Tag Archives: crab apples

Crab apples – choices for an autumn WOW!

By Sarah Buchanan. First published by Rattan Direct on 16 October 2016.

Autumn fruits and berries are vibrant in gardens and hedgerows now. This week crab apples became one of my favourites: crab apples in yellow, orange, crimson and maroon are perfect cheer for autumn days. And they make wonderful jelly: so, what’s not to like?

I would like one in my garden. Which variety? And how to choose? Try this one of many websites that can help you choose one for yours. Here are some of the things to consider.

Choosing crab apple trees


These are The Thing now. Cheerful red, such as ‘Red Sentinel’, or bright and light yellow ‘Butterball’ . Fruits vary in size too: small and berry like on ‘Floribunda’ or the size of plums on ‘John Downie’.

crab apples
Malus John Downie – gorgeous to look at, and to make jellies: there is a quick recipe at the end of this blog.


In a garden many years ago I planted ‘Malus Floribunda’. It is also called ‘showy crab apple’ and the flowers were certainly a show stopper: soft pink with darker centres and so many that the tree looked as if it was covered in foam. Or try the dark red flowers that smother ‘Malus Cardinal’.

Leaf colour

The bronze leaves of ‘Malus Royalty’ are stunning from spring to autumn when deep red fruits add a shine. More common are the soft green leaves like ‘Malus Golden Hornet’ which make a great background to the fruit.

Shape and size

Some are upright and neat – great for a small space. Others spread into umbrella  or weeping shapes. These need more room for the best effect and can create a large area of dry ground underneath (no problem: plant bulbs for spring and autumn and ground cover plants there!). A decision on where the tree will be dictates the size and shape the garden can manage, but I do love the spreading look of ‘Malus Louisa’.

Whatever I choose, I need a tree on a ‘dwarfing rootstock’ (which means it won’t grow huge) for the garden spot I have in mind. Others will grow to 5 or 6 m high – lovely if you have the space.

What next?

There is no rush. I will keep looking at gardens and parks, visit garden centres and browse online catalogues. If I buy a pot grown tree I can plant it any time. But a bare root tree must be planted when the tree is dormant (the leaves and fruit have fallen and the tree has stopped growing for the winter). For crab apples that is between late October and early March, and I like to choose a time when the ground is soft and damp.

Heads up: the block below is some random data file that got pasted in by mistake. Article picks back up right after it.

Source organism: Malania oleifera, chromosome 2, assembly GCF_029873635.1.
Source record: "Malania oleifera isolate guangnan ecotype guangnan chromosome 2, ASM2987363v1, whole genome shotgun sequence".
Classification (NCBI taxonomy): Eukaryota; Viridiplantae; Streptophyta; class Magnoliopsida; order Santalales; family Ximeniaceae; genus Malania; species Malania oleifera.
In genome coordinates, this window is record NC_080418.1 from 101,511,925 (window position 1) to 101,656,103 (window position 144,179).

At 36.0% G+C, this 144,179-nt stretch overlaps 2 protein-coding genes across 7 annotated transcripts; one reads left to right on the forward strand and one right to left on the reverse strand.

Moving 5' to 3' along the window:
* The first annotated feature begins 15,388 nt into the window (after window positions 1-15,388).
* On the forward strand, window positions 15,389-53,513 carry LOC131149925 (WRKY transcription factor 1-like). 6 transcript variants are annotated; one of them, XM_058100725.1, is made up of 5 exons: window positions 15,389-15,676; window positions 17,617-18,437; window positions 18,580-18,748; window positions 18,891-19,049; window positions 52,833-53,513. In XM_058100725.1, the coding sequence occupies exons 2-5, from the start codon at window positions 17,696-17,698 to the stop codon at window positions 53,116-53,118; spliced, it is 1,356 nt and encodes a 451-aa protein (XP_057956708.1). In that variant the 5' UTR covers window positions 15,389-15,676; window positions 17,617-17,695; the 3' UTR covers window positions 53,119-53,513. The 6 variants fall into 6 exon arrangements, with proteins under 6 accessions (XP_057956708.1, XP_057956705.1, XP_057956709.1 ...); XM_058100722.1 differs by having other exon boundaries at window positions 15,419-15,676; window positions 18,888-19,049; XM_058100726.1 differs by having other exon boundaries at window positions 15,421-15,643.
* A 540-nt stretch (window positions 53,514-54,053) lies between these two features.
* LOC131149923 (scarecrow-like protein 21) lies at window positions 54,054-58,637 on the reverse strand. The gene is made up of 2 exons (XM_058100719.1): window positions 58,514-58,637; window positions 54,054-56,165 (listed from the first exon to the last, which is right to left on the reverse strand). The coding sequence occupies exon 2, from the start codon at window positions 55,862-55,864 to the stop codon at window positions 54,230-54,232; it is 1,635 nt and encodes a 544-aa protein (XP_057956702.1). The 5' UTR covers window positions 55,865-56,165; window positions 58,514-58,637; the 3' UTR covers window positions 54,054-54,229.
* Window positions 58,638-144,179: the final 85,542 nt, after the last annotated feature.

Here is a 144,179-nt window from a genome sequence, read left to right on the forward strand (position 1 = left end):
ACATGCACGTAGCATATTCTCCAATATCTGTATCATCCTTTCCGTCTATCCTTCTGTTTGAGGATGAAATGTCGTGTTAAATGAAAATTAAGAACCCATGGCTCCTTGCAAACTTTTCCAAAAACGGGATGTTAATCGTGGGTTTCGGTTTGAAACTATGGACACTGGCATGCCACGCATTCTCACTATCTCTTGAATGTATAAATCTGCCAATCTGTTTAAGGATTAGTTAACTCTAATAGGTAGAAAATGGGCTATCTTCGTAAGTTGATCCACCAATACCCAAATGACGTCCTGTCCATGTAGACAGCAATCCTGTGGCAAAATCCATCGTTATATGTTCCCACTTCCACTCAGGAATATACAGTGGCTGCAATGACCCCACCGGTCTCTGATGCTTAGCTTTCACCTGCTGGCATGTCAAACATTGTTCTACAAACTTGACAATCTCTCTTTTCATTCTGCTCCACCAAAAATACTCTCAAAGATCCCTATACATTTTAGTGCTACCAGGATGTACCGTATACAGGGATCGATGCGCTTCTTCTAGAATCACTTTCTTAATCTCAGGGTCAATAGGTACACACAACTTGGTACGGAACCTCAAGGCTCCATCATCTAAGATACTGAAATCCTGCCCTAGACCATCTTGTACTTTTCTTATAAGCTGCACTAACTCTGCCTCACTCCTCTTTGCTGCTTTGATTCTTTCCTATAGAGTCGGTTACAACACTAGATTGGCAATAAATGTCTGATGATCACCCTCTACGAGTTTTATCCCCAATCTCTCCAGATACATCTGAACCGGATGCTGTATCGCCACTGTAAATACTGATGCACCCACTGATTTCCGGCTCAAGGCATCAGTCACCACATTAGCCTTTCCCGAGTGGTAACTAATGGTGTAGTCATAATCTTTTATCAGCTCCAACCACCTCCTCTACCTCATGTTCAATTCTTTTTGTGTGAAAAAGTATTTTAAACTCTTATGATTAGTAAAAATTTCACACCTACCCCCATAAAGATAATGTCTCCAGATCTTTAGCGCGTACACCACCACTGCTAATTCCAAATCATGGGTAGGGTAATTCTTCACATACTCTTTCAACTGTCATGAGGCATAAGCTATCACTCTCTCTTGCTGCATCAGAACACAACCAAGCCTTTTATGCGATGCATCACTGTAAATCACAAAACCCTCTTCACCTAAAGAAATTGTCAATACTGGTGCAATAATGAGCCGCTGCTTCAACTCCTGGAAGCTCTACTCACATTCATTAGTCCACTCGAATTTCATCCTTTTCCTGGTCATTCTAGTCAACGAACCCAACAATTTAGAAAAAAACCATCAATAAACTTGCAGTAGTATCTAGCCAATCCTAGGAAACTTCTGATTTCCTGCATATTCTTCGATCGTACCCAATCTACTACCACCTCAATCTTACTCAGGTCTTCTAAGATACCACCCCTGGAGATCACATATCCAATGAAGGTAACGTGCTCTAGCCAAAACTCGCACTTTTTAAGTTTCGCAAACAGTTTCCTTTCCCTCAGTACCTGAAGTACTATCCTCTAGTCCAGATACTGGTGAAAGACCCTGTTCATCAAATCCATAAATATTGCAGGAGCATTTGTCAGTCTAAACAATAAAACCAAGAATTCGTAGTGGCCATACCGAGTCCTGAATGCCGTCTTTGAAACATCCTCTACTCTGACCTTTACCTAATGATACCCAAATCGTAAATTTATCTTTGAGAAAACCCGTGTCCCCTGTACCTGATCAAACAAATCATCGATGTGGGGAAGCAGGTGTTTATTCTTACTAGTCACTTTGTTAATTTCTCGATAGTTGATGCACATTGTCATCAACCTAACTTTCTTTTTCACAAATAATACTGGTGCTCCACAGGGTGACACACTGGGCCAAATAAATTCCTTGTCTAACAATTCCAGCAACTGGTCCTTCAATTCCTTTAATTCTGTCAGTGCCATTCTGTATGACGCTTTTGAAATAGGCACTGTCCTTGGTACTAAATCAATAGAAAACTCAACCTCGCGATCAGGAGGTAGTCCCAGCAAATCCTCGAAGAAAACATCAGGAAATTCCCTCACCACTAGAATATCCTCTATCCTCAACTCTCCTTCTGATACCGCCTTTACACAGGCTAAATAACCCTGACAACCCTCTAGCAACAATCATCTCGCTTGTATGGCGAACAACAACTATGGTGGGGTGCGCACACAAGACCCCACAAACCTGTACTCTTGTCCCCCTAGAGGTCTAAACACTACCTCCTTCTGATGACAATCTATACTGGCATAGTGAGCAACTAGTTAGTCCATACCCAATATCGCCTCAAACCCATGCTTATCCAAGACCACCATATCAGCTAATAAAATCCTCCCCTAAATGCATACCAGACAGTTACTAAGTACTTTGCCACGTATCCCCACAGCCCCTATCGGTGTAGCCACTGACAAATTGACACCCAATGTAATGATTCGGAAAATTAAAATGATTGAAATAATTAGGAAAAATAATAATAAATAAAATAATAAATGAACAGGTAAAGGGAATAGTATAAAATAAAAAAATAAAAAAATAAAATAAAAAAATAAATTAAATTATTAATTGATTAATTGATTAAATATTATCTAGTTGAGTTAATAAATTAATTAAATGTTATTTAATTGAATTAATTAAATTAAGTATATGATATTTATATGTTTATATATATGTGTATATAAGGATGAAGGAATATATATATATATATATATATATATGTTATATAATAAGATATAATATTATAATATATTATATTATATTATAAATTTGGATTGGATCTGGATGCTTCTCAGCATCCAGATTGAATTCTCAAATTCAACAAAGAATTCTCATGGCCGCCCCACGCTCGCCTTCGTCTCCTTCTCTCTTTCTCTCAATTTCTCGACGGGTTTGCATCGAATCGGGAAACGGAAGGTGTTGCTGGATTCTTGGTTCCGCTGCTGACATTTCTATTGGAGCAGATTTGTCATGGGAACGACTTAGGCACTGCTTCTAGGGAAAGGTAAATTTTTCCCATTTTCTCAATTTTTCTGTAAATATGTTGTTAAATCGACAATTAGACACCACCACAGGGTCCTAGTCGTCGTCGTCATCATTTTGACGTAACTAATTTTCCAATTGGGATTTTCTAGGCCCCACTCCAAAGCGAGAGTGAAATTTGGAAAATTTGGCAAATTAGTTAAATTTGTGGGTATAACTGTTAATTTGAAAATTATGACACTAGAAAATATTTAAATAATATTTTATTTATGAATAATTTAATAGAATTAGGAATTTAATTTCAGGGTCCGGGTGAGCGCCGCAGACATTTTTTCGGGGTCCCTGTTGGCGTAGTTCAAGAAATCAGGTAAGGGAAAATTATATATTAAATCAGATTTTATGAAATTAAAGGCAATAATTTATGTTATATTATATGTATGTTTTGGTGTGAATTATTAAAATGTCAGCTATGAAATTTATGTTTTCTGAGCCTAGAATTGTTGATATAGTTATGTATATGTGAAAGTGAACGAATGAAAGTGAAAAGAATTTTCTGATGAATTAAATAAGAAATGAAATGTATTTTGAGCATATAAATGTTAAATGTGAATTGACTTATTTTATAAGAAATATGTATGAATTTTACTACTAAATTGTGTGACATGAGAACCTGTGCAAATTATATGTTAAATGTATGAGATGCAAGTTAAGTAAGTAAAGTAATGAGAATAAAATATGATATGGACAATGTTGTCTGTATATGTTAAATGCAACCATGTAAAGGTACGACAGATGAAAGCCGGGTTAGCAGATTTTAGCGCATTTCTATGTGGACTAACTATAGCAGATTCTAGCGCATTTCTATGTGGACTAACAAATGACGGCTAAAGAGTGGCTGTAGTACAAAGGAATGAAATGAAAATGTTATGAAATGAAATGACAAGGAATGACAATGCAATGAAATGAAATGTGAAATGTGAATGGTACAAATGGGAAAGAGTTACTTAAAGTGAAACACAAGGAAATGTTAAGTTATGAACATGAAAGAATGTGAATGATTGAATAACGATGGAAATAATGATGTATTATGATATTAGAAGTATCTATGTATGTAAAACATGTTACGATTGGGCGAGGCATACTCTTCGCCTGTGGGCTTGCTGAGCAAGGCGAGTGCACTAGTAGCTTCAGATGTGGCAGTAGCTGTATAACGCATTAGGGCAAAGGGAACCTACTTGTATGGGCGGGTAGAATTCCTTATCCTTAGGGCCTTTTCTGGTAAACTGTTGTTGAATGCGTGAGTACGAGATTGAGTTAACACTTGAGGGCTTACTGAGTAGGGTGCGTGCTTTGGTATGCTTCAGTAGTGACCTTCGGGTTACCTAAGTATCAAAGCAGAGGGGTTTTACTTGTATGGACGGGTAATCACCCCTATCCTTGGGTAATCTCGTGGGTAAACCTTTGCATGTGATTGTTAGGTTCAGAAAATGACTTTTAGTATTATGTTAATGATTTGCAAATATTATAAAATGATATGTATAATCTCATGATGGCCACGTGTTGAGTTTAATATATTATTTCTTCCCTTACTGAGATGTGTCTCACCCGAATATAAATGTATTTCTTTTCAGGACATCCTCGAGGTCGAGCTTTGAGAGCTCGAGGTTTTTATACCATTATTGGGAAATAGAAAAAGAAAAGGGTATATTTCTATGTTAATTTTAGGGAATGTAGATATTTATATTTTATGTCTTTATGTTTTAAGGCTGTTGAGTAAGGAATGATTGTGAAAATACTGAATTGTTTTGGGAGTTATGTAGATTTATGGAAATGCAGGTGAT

crab apples
Crab apples near Glewstone. Jonathan Billinger. Geograph 978786. Reuse under Creative Commons Licence.

And a nice idea as I write this blog – the crab apple ‘Wedding Bouquet’ has masses of ivory-white blossom in spring, and small dark red fruits in autumn. A perfect wedding present any time of year!

A recipe for crab apple jelly

  1. Wash and chop about 2kg unmarked apples in half.
  2. In a saucepan (not aluminium) just cover them with water and bring to the boil.
  3. Simmer until the fruit is soft (how long this takes depends on the amount of apples, but reckon on 30 – 40 minutes).
  4. Remove from the heat and mash the fruit down. Carefully pour the pulp into a jelly bag and let it drip overnight into a steel, glass or plastic container (not aluminium).
  5. Do NOT squeeze the bag: that will make the juice and the jelly go cloudy.
  6. Measure the juice and for every 600ml of juice, add 450gm of warmed white granulated sugar in a good sized pan. Heat gently, stirring to dissolve the sugar.
  7. Boil rapidly for 10 minutes, or until setting point is reached.
  8. To test for setting point put 2 or 3 teaspoons of the jelly on a saucer in the fridge for 5 minutes. Run your finger over the top of the jelly: if a skin has formed that wrinkles with your finger the jelly has reached setting point. If not, keep boiling and try again.
  9. At setting point, remove the jelly from the heat and let it stand for about 5 minutes. Pour into sterilized jars, adding wax covers and lids and store in a cool dry place.
  10. Enjoy this taste of autumn with scones and cream, on breakfast toast or when adding marzipan to rich fruit cakes.